Cause-related marketing is a growing movement that the jewelry industry has endorsed for many years. Countless retailers and manufacturers have donated time, resources, and money to charitable causes through sponsorship of charity events, special sales, or by donating proceeds from a particular item or event to charity.
The practice is good for the soul and good for business: A jeweler who participates in charitable causes is seen as a “good neighbor” with a social conscience. Meanwhile, numerous studies from Boston-based Cone Inc., a leading consulting firm in the areas of CRM and cause branding, have shown that when price and quality are equal, consumers are more inclined to purchase a product in which a portion of the proceeds is donated to charity. Furthermore, the retailers selling those products—and the suppliers manufacturing them—are likely to gain brand recognition and market share.
Building on this momentum, the jewelry industry is starting to take CRM to the next level. A growing number of designers and manufacturing jewelers are creating signature pieces and even whole collections specifically to benefit charitable groups and other causes. JCK looks at this strategy through the eyes of three companies that are producing exclusive jewelry for charities.
Debra Savage’s involvement in producing jewelry to directly benefit charities began in 2004, when she was contacted by the National Breast Cancer Coalition, the nation’s largest breast-cancer advocacy group, about helping to raise money for breast-cancer research.
Savage, a fashion designer who launched Scottsdale, Ariz.-based Chad Allison Designs with partner David Goldstein in 1999, wanted to do something different and more substantial than the standard practice of donating money or sponsoring an event. She wanted to create jewelry dedicated solely to charity. She proposed the idea to NBCC officials, and they loved it.
“They wanted to make something that people would wear all the time, not just the pink ribbon everyone wears during Breast Cancer Awareness Week,” Savage says. “So they were very receptive to my idea. We were looking to produce something a little cooler, that was more salable.”
Taking note of the numerous charitable requests she receives from various organizations throughout the year, Savage advanced the concept by designing an entire collection, with the proceeds from each piece earmarked for a specific charity. The collection, dubbed Significant Jewels to signify both the intrinsic and symbolic value of the pieces, now includes about a dozen items. The designs incorporate some of Savage’s signature themes, including crosses, hearts, fleurs-de-lis, and antique coins worn as jewelry. Items in the collection range from small silver fashion pieces that retail for $25 to diamond-intensive pieces set in gold that sell for thousands of dollars.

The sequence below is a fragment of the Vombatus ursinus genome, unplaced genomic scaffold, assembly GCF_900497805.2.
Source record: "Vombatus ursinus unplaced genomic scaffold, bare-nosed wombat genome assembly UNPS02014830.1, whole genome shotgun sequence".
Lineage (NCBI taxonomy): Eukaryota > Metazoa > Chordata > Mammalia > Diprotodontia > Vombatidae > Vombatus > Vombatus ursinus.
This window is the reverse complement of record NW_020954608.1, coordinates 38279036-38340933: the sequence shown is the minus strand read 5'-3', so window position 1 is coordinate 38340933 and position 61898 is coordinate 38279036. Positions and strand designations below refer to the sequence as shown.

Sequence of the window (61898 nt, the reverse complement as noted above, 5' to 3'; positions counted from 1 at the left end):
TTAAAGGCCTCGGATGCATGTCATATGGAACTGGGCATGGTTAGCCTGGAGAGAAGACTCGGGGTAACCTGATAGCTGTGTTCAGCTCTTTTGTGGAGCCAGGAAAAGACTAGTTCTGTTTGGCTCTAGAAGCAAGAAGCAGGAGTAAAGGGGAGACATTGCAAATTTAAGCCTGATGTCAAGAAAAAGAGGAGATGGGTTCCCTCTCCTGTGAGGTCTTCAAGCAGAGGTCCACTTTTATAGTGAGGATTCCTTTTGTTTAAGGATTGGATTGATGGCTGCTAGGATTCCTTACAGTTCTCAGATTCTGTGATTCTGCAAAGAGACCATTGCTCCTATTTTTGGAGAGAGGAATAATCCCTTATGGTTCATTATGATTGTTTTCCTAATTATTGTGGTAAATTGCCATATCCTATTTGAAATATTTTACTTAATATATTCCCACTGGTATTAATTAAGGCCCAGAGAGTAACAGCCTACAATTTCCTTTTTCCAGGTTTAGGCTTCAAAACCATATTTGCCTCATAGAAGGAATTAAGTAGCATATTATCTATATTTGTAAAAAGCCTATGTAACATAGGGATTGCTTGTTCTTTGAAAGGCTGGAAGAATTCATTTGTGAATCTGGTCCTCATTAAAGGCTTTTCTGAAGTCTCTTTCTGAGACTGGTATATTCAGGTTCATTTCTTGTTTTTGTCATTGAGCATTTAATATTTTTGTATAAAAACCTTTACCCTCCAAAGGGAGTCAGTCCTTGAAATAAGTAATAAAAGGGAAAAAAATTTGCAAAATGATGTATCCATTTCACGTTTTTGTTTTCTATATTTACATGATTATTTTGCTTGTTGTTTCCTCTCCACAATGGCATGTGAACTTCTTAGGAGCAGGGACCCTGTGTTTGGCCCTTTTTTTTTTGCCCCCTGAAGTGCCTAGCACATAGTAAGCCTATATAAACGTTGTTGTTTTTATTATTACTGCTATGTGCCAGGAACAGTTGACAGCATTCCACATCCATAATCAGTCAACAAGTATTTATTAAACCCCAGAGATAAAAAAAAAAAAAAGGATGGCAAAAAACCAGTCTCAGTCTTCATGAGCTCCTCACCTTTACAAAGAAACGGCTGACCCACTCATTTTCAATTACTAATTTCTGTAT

“We make a good living in this industry, and sometimes we forget that,” she says. “Each of the pieces in this collection represents something more significant than just its value. Someone who buys something from the Significant Jewels collection is not only getting a beautiful piece of jewelry they will love and enjoy, but they also will know that it is benefiting a specific charitable group.”
Unlike some charitable ventures, Savage stresses that all of the proceeds (after manufacturing costs) from the sales of her Significant Jewels line go to the designated charity. In the case of NBCC, Savage is creating the pieces for them and selling the group the copyright for $1. NBCC will handle sales and distribution of the items. In other instances, Savage may be more directly involved in distribution, depending on the needs and capabilities of the charity. Savage says she retains the right to manufacture and sell the pieces in her flagship store in Los Angeles—again, with the proceeds going to the charity.
Savage hopes to build Significant Jewels into a major venture supported by the entire industry. She has already registered a Web site (www.significantjewels.com, currently under construction), and has been approached at several trade shows by others interested in contributing designs to her collection.
“This is something I really wanted to do, to make it my main mission,” she says. “The more people in the industry that want to participate, the better, since there are many worthy charities out there I don’t even know about. People love to purchase something with meaning, and I think this can really grow into something big. Anyone interested in designing a piece and contributing it to Significant Jewels should contact me.”
Donating the ‘Elements of Life’
For Paris-born jewelry designer Robin Rotenier, creating original pieces to benefit charities is both a way to give something back to the community and a way to stand out from the competition.